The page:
You can see along the edges of the transfer where it has not quite blended in to the model as the paper has not achieved 100% transparency. Note that the model is quite dusty as well, and light is hitting it at the worst possible angle to show the quality of the transfer. This can be fixed in two ways. Firstly, when applying the transfer, do it slower and use more oil based varnish, and take great care to avoid air bubbles of any size. Second, use paint to blend the edges together (blood red in this case). If you follow these examples you can end up with a much cleaner transfer like the following:

Please note that the two images above are from a tabletop quality miniature so please excuse the messy paintjob surrounding it. The above photo deliberately shows light hitting the edge of the transfer so that you can see how smoothly a transfer can be applied with a coat of oil-based varnish underneath it and then a coat of varnish on top. The varnish used is:

The "Winsor and Newton Artist's Matt Varnish for Oil Colour" is oil based and makes the paper go transparent. This is applied first, then the transfer is set down. Another coat of this varnish is then put on top to make the top of the paper transparent and catch any areas missed out by the first layer. Once this is completely dry a 50/50 mix of that varnish and the "Winsor and Newton Galeria Acrylic Matt Varnish" is applied. This mix gives an almost identical finish to the standard citadel paint finish and the only way you can tell that varnish has been applied is that it has a much smoother surface than unvarnished parts of the model. In the 'cleaner' transfer picture above, only the immediate area around the transfer has had varnish applied, there are still major parts of the red area that have had no varnish.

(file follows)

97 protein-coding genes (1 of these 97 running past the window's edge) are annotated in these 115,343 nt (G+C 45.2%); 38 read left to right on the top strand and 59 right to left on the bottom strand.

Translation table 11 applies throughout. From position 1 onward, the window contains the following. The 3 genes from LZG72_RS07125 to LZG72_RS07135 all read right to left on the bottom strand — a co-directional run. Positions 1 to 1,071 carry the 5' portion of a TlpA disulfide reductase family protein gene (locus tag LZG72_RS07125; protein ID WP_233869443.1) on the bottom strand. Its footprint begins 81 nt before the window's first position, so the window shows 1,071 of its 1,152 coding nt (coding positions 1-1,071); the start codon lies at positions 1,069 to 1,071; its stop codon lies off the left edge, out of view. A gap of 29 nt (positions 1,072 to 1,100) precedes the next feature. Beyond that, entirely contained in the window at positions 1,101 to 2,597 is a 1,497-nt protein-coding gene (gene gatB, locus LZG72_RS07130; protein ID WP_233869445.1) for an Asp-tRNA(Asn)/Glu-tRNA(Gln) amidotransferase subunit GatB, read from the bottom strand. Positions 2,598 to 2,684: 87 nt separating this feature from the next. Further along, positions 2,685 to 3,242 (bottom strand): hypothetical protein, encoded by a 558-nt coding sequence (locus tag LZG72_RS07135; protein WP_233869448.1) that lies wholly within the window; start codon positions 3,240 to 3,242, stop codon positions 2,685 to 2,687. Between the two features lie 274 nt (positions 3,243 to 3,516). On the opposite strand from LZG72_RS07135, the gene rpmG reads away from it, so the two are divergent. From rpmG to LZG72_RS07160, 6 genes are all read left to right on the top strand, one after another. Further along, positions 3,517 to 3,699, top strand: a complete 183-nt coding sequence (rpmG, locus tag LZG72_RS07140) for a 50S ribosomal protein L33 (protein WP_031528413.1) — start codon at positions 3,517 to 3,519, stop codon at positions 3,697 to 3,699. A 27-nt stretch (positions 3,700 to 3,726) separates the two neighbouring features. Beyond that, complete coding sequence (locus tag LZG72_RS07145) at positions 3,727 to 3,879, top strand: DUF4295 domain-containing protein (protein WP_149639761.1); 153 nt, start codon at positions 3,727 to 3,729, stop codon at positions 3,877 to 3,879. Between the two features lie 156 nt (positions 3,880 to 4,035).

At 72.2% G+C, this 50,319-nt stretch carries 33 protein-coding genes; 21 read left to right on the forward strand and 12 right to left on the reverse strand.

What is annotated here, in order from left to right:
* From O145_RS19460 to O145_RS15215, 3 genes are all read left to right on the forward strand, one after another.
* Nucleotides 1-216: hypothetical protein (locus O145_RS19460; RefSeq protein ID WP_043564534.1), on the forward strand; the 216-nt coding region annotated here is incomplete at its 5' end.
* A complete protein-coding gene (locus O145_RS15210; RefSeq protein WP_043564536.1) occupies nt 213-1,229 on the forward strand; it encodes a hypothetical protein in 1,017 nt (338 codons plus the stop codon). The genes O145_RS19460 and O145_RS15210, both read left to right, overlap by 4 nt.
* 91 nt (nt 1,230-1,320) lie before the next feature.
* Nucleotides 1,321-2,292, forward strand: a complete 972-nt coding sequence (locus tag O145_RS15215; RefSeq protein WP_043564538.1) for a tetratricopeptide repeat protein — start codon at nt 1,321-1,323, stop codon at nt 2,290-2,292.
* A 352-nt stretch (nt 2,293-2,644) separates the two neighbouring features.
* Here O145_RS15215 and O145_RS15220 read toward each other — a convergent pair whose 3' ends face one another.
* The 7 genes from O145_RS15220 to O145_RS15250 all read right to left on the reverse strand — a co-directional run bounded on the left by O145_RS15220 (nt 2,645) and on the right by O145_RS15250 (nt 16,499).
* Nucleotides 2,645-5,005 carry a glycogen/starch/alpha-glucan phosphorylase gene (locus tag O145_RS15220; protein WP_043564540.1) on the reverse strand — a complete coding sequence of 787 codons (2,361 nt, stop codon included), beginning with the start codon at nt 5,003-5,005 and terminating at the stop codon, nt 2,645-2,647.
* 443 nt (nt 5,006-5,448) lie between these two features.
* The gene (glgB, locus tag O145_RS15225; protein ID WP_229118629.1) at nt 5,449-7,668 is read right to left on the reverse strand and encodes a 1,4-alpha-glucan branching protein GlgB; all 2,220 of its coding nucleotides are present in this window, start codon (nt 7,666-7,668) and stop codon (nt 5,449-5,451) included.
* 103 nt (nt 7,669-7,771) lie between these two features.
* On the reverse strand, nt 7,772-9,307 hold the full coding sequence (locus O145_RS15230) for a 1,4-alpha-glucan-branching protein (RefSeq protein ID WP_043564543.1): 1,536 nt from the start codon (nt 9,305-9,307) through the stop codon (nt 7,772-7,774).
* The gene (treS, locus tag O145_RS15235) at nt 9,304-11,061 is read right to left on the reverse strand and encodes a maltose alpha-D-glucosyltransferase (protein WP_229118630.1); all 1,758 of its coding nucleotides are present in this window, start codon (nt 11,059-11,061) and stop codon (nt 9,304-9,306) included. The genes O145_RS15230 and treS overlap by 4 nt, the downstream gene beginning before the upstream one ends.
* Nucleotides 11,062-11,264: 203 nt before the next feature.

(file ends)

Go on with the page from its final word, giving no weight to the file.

These are not the most exciting examples of what is possible so if anybody wants to add their own examples of custom transfers then please feel free! The offical site for lazertran has a few general examples too.

Another opinion

I had issues with lazertran. I found a new transfer paper provider. The good thing about Lazertran for British buyers is that it is from the U.K. Well, another website which sold transfer paper was CraftyComputerPaper (search on google) - Also from the U.K . For you guys in the U.S.A., I'd use Papilio transfer paper. -It sais above that: "Most papers require you to print out your designs onto the special paper, then seal the designs in with a special varnish or fixer.". Seriously - Just go the whole hog! It's worth it, and hardly takes much time. -For you lot who consider yourself Über hard-core, then I'd strongly suggest that you look into MicroSet and MicroSol, both form MicroScaleIndustries.Inc. MicroSet softens the decal and strengthens the bond on the surface. MicroSol is just pure magic, as it is a solvent and literally melts the decal onto the surface for a "painted on look". It also means that you can apply transfers to insanely complicated and irregular surfaces perfectly. -Both of the items mentioned above are easily available to buyers in the U.S.A., however, I've found many sellers in the U.K.

I do apolagise if what I've managed to ramble on about was a bit too brief. But hey, the internet's a big place and there's loads of sites relating to this subject. (For example on belloflostsouls.net)